STIFLING VOICES THROUGH FEAR
There is evidence, as we move into another year of our discontent, that attacks on ‘media freedom and progressive expression’ are becoming more severe. In the first week of December, cases of sedition were registered against organisers and participants of the Student Solidarity March held in Lahore. Since this rights-based protest by students was impressive in its performance, the response had to be sufficiently despotic to deliver a message. Another form of intimidation was demonstrated in the evidently orchestrated demonstrations outside the offices of the Dawn group.
This, then, is the drift. So much damage has already been done that even some relaxation of curbs on the mainstream media will not make much difference. Media groups are financially disabled and the scourge of self-censorship, born of fear and insecurity, has undermined the professional and ethical standards of the media.
Not much may change during the next 12 months but the prospect of a shift in political power has the potential for making the media environment a little less suffocating. In recent months, media has been dictated more by the establishment than the blundering spokespersons of the prime minister. A new arrangement should allow more space to the civilian authority. Ultimately, though, the powers that be must prevail.
A struggle for free media and a meaningful dispensation of the democratic system faces multiple challenges in Pakistan. In the first place, ours is an exceptionally intolerant society marked by religious extremism. We have a set of ruling ideas that are not to be questioned or even objectively examined by the media. Areas are demarcated in the name of national security, out of bounds for discussion and debate.
One problem in dealing with these challenges is the woefully depressed state of Pakistan’s intelligentsia. We do not have a large enough population among the literate segment to support a viable print media. Our reading habits are dismal and there is a general sense of intellectual impoverishment. So much so that there is little scope for a serious discourse on our campuses, universally acknowledged as the breeding ground for new ideas and progressive social action. That there is a ban on taking up issues like the Baloch insurgency is another matter. Academic freedom, in a sense, has an umbilical connection with media freedom.
Against this backdrop, news channels operate almost as the sole arbiters of what we may describe as public opinion. In a de-intellectualized and partly illiterate society, these channels are inherently not meant to promote progressive ideas. All they do is to chew the political cud in their talk shows.
What we see as media freedom is actually the freedom of the people at large. This means that the struggle for a free media must be joined by civil society organizations and political activists.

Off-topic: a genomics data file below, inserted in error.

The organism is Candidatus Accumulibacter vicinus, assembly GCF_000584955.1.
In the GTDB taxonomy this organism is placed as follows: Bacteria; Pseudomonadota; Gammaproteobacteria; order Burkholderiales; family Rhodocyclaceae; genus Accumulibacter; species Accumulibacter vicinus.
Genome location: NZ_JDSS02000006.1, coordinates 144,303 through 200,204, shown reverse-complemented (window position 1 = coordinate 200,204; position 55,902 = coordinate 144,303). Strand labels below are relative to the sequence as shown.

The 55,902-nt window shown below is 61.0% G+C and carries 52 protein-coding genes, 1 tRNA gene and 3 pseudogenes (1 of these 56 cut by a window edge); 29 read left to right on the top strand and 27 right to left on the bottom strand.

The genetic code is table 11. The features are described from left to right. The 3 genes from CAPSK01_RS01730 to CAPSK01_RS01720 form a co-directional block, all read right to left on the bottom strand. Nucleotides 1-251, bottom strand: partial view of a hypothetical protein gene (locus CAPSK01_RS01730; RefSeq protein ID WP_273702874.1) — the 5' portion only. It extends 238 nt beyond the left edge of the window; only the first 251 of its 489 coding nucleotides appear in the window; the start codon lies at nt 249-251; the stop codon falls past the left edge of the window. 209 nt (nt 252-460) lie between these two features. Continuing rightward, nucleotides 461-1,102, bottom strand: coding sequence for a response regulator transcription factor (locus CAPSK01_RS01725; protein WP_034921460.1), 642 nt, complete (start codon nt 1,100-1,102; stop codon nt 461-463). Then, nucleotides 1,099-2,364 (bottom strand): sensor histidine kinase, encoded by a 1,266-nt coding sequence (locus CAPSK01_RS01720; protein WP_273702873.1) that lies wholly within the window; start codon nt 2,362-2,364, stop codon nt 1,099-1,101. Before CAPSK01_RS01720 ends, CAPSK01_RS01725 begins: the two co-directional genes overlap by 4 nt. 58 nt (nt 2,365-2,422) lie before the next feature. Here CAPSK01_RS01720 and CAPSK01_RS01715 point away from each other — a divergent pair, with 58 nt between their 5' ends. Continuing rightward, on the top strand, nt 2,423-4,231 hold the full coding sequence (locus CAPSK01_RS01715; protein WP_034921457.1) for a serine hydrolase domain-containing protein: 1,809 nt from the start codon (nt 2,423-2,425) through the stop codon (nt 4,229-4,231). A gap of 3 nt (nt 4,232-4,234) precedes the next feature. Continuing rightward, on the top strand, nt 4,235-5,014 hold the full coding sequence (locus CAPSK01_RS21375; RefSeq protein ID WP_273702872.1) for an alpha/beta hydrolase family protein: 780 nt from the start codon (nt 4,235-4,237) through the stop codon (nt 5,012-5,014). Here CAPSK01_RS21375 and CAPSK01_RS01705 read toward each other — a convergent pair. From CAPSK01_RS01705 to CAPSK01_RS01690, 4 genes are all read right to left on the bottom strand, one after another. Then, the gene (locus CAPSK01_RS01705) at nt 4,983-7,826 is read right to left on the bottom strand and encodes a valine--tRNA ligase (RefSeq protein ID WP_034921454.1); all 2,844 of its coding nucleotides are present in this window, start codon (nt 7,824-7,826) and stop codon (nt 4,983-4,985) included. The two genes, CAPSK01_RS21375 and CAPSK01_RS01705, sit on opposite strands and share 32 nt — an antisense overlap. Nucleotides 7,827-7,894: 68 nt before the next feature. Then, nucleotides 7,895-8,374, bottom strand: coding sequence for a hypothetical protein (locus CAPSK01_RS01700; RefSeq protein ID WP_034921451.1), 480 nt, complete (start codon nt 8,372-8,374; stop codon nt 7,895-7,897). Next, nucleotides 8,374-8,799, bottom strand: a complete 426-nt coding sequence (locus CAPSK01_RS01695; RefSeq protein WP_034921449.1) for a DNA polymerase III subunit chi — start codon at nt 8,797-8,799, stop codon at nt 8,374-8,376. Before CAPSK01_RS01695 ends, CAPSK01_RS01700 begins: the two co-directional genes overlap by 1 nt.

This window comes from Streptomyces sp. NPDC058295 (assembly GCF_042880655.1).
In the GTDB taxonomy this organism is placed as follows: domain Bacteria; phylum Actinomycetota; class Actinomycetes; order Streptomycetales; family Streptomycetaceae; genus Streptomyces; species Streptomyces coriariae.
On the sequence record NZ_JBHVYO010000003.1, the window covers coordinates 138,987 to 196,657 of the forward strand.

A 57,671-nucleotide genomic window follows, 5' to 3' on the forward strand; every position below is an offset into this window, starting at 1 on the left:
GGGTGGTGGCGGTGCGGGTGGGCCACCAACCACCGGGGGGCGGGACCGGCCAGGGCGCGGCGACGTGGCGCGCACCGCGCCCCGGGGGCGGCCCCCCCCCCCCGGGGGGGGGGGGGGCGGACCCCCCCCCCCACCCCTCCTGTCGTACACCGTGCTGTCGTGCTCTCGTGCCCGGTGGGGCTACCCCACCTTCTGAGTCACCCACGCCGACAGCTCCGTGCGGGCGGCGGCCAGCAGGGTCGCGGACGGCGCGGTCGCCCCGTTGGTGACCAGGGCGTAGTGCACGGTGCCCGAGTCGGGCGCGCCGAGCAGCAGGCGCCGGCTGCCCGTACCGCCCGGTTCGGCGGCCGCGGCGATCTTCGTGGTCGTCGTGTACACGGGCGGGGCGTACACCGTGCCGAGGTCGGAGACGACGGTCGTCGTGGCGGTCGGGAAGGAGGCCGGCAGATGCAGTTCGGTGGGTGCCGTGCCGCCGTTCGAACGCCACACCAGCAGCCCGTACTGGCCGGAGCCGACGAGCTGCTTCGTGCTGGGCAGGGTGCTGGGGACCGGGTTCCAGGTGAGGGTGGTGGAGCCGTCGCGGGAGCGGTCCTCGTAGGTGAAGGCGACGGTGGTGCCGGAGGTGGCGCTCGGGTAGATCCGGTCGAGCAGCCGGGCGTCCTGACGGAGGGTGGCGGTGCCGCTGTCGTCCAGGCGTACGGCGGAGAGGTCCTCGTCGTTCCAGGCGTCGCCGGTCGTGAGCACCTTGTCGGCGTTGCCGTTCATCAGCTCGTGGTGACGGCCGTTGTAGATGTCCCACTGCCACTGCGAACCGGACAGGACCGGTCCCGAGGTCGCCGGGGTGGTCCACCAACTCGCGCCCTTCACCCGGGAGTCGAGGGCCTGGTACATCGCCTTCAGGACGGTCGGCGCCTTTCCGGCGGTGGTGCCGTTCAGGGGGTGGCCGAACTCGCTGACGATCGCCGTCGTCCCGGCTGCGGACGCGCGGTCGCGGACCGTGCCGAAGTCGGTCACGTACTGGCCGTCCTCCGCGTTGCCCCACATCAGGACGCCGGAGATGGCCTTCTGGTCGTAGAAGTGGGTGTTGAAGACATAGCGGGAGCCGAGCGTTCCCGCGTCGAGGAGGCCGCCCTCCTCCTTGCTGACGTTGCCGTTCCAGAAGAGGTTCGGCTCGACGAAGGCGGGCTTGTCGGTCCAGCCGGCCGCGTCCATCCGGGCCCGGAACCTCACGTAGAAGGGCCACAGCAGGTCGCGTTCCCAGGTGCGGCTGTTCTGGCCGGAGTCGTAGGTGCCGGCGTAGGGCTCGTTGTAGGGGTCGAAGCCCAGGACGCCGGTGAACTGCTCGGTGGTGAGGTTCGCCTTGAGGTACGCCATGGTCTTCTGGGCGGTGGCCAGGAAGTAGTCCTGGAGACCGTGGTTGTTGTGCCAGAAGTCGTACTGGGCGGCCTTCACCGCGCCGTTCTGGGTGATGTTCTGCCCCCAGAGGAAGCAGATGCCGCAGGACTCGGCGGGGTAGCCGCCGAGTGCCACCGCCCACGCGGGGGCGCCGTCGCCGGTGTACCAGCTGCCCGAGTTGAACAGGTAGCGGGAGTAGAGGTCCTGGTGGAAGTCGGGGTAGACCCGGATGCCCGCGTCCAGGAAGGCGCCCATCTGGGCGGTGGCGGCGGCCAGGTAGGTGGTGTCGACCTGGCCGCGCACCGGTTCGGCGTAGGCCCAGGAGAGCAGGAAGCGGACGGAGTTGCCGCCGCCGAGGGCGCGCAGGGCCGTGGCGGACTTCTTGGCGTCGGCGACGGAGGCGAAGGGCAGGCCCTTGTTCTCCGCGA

The author is a journalist, writer and literary figure.
DEMOCRACY OUT IN THE COLD
Pakistan’s democracy is at its lowest point since the transition to democratic rule began in 2008. The challenges to democracy are both procedural and substantive. Procedurally, the 2018 elections failed to inspire confidence in large parts of the population regarding the fairness and transparency of the process. Substantively, there is a deliberate and flagrant disregard for fundamental values of democracy such as parliamentary supremacy, freedom of expression, rule of law and due process. The degeneration in the quality of democracy is likely to accelerate in the coming year. The federal government coalition has preferred populism over institutional reform and often views the democratic process as an obstacle: one example is the use of ordinances for law making rather than debates and votes in the parliament.
The government is not only failing to address societal fault lines and polarization but contributing to them becoming acute. There is a conscious abandonment of the ambition of creating an egalitarian, pluralistic and inclusive society. Democratic backsliding began in the previous PML-N government with centralized, top down policy making done without meaningful consultation became the norm. The obsession of this government with an uncontested one-person rule is the principal obstacle to democratic progress. All reform agendas and policy measures in our state structure must be grounded in principles of federalism and devolution of powers to provincial and local governments.
The unwillingness and inability to deal with urgent challenges on the economy, foreign policy, environment and justice system reform can plunge the government to ratchet up populist rhetoric as a default response resulting in more stifling of criticism, polarization and isolation. In a multicultural, multiethnic, federal democracy this is fundamentally untenable: that is grounds for optimism. Most Pakistanis are young people and aspire to upward economic mobility and empowerment and will not be placated by the government’s rabble rousing, shadow boxing with political opponents. There is a growing resentment to elite capture of decision making and resources enabled by the dismantling of the democratic architecture. This will mean that the government will have to abandon the politics of confrontation, crackdown, censorship and denial for self-preservation or will have to face the consequences of not doing that. Instead of trying to fight the youth, the government should try and harness the energy and the potential. The hopefulness is also grounded by our history, Pakistan is too diverse and resilient to let authoritarian rule go unchallenged. The Pakistan media has faced previous rounds of censorship and always come out stronger. Pakistani politicians have decades of experience of dealing with repressive tactics. The government is underestimating the commitment of Pakistani society to democratic resistance and is doing so at its own peril.